Despite what you might have heard, concentrates aren’t just about vapor and smoke. Orally administered tinctures are also on the menu for patients who prefer the effects of edibles or are trying to avoid the throat irritation common with inhalants.

Cannabis tincture is made the same way as other herbal tinctures. After the cannabis has been decarboxylated—a process that activates the THC found in the raw flower—it is soaked in alcohol, creating a THC-infused extract. Tinctures can be very potent, but finding the right dose is much easier in this form than smoking or consuming edibles, since it can be measured out in exact, reliable increments.

It was once known as “Green Dragon.” Dragon extracts come in a variety of flavors these days and are a great way for a rookie to ease into the field.

Dosage: Tinctures are usually administered in drops under the tongue. Start with a 1ml drop and increase as needed. Effects will begin within 15 to 45 minutes after dosing. Tinctures can also be added to foods to make instant cannabis-infused edibles. Expect these effects to begin within 60-90 minutes, much like over-the-counter edibles.

Baked Goods: Cannabis Oil

cannabis oil
Budder, wax, shatter, honey, crumble …

It took me a while to figure this out, but all of these names refer to
cannabis oil, which can be extracted in a number of ways. The most popular methods of extraction these days produce butane hash oil (BHO) and CO2 oil. The different names refer to different consistencies of the oil that come about from a variety of agitation methods.

BHO oil’s sticky consistency and amber color won it the common nickname of “honey.” It’s made by passing liquid butane through a tube filled with flower. The liquid butane quickly dissolves the trichome heads and cannabinoids, producing a solution that is heated to a temperature that will burn off the excess butane and leave only the oil. This method gained some notoriety a few years ago due to its dangerous preparation method. Butane is highly flammable, and early adopters weren’t always careful, meaning there were more than a few explosions in extraction labs back in the day.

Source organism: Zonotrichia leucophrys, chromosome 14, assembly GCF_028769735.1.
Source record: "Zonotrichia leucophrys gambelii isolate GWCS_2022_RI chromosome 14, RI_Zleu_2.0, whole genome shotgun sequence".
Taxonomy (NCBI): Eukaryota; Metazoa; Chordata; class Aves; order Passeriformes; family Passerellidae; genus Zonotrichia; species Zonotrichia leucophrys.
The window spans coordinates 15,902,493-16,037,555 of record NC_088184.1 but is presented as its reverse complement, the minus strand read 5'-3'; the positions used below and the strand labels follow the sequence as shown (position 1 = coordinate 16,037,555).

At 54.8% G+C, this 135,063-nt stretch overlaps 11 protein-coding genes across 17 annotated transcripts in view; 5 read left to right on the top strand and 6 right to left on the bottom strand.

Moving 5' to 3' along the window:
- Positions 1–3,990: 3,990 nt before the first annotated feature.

CO2 oil produces the purest form of concentrate available in a method that leaves more of the cannabinoids intact. The method used, supercritical fluid extraction, uses pressure and carbon dioxide to separate plant material in the most efficient way possible at the moment and produces an oil that can be smoked or vaporized. Portable vaporizer pens have made this oil extremely popular, with most dispensaries selling various sized disposable cartridges filled with CO2 oil cut with a medical-grade solvent called polypropylene glycol. Syringes of various sizes are also available.

Dosage: BHO and CO2 oil can have THC levels up to 90 percent (although the legal limit for producers in New Mexico is currently 70 percent), and should be experimented with a hit at a time. These products are generally used with a dabbing kit or vaporizer. CO2 oil can be used with vape pens, which streamline the process and remove the need for complicated rigs that characterize BHO use.

medical cannabis tincture

cannabis oil